The Last of the Mohicans was published this day in 1826. A romantic novel set during the French and Indian War. The book was written by one of the world’s most famous and respected authors of his time, James Fenimore Cooper.
The novel described by many as a “masterpiece” is Volume 2 of the Leatherstocking Tales.
The blog today is primarily about James Fenimore Cooper and the novel. I write about both due to the close familiarity I have had over the years with Cooperstown.
James’ father William Cooper was the founder of Coopersville. Today, known as Cooperstown. He was a man of wealth. Spent some years in the U.S. House of Representatives representing the Cooperstown area.
Cooperstown sits at the southwest end of Otsego Lake. The elder Cooper built Otsego Hall there. James spent his early years living in the house. Left for many years. Returned to spend his last 15 years in the home.
During the away years, James was off to school, joined the Navy, traveled the world thereafter, lived in New York City and Europe. All before returning to the family home in 1834.
The house was in a state of disrepair. James renovated it completely. It became a show place. The mansion burned down in 1857, never to be rebuilt.
James was a bit of a prankster. His deeds caused him to be expelled from Yale in his third year. One of the pranks blowing up another student’s door. The more humorous, locking a donkey in a recreation room.
The Last of the Mohicans is an exciting story set in the 1750’s. The British and colonials were engaged in a war with the French and their Indian friends.
The novel has been described as “romantic.” Several relationships involved in the story.
The key characters are Hawkeye, a colonial sometimes British scout. Two noteworthy Indian characters. Chingachgook, last chief of the Mohicans. His son Uncas who is the last of the Mohicans. And the two Munro sisters who were part of the love aspect.
My hometown Utica and Cooperstown are relatively close. Cooperstown is south of Utica. Thirty five miles separates the communities.
Which means I was fortunate both in my youth and later adult life to have been a frequent visitor to Cooperstown.
Cooperstown is the home of many places of historical interest.
One is the National Baseball Hall of Fame and Museum. I was lucky to attend the induction ceremonies many times over the years. My grammar school class made the trip the first time. I belonged to several youth organizations which got me there many times thereafter. Watched first a professional game at Abner Doubleday Field. Then the induction ceremony followed by a tour of the Museum.
Even in my adult years, I visited. Merely to walk through the Hall of Fame again. On occasion with my children and grandchildren.
Near where the house that James’ father built and James lived, now stands the Farmers’ Museum. The name misleading. It is a whole community. Designed back in the lifestyle of the late 1700’s and early 1800’s. A home, barn, doctor’s office, lawyer’s office, drug store, newspaper, etc.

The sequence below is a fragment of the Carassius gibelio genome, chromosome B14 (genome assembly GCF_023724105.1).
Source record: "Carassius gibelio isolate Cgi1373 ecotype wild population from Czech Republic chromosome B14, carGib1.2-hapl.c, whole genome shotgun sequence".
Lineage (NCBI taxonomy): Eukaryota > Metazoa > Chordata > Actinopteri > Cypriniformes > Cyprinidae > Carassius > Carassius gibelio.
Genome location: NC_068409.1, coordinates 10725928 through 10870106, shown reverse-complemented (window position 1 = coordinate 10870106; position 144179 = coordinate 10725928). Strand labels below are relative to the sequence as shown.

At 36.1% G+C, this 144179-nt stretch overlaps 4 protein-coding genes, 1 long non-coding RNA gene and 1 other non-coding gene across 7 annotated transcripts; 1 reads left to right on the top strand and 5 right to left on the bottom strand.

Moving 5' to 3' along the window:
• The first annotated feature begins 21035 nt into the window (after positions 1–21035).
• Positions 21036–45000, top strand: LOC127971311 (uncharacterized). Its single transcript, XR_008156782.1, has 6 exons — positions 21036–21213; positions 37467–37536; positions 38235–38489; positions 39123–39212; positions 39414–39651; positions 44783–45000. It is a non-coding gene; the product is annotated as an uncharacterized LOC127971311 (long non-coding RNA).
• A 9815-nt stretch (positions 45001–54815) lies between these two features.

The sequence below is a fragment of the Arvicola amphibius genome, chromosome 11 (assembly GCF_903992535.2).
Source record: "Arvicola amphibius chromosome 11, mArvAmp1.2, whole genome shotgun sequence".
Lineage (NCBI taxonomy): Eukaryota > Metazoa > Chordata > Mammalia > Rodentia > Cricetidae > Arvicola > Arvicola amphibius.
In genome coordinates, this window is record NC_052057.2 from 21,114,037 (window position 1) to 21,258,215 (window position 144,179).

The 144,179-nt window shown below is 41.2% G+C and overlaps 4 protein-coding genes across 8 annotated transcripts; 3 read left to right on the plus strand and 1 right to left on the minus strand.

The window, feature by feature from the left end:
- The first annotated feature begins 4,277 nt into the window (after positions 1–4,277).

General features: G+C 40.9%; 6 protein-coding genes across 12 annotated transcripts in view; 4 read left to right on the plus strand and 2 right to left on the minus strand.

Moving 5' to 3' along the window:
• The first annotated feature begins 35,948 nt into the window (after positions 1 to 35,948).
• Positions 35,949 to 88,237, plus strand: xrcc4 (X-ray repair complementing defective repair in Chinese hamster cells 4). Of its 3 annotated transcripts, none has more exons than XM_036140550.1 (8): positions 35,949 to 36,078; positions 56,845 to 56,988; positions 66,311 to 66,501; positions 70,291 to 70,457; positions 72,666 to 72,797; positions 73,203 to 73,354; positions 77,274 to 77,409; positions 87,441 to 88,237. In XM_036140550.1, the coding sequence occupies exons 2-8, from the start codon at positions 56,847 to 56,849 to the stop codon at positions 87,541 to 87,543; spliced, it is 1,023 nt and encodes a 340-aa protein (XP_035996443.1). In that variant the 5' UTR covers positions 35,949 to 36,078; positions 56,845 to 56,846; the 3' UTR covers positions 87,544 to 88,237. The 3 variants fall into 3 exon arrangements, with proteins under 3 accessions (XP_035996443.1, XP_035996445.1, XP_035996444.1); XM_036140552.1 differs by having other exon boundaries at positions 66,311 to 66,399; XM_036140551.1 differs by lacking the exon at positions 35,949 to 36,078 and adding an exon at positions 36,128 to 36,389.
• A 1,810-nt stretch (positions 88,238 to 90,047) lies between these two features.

People were smaller/shorter back then. The size of rooms and furniture were actual for those days. Befitting the time. A person today could not for example sleep in a bed or chair. Much too small.
I always enjoyed walking through the Farmers’ Museum.
I had my twin grandson’s Matthew and Michael with me once. They had to be all of 6 or 7 years old. It was during the time Clinton was involved in the Monica Lewinsky matter.
We were in the drug store. A rado was on and talking about what had occurred. When we were back outside, Matthew looked up at me and said, “Poppa, he did a bad thing.” I nodded my head yes.
Part of the Farmer’s Museum included an area for livestock. A horse was near a fence. I was with two of my granddaughters. I don’t think they were more than 5 years old.
All of a sudden, the horse had an erection. A big one. The girls were staring. I immediately swept them away. I said nothing, they said nothing. Fortunately, I would not have known how to handle that one.
Sometime back in he 1930’s, the Fenimore Art Museum was built. A lovely neo-Georgian structure. The grounds, art work, etc. beyond compare. The only way to describe the place.
Several times I attended cocktail parties at the Museum. The perfect setting for such an event.
The owner of a small railroad had a home in the center of Cooperstown. The name of the railroad and his name escape me.
My Congressman for years was Sherry Boehlert. His district included Cooperstown and Utica. Each summer he would throw a cocktail party for his supporters at the house.
Another magnificent Cooperstown structure, a tour of the home was always given. The tour guide’s comment to one of the bedrom’s was: “This was Gene Tierney’s room. ” Gene Tierney was a famous movie star in the 1950’s and 1960’s.
The Otesaga Hotel. Huge. Sits on the golf course and lake. A wrap around porch covers half the building. Rocking chairs all over. The perfect place to sit and contemplate.
Cooperstown is the home of Glimmerglass Opera. I am ashamed to say I never got to attend.
Cooperstown today is a small lovely tourist town. Street side cafes, interesting boutiques, exquisite dining places. Stores selling tourist items, including tee shirts. One difference from Key West. No “dirty” ones. All the shirts relating to baseball heroes, etc.
Hope you enjoyed today’s blog. I appreciate I got carried away. What began as a tale involving The Last of the Mohicans turned into a travelogue up to today’s time.
I enjoyed writing it. Hope you enjoyed reading it.
Enjoy your day!
“Chingachgook, Chief and last of the Mohicans. His son Magua who is killed during the story”
Close, sort of.
I should bring you on board as my editor. Every time I change my topic at the last moment in the morning, screws ups occur. Thank you for bringing them to my attention.
thank you Louis! I did enjoy reading it very much.
YESTERDAY”S BLOG WAS FUN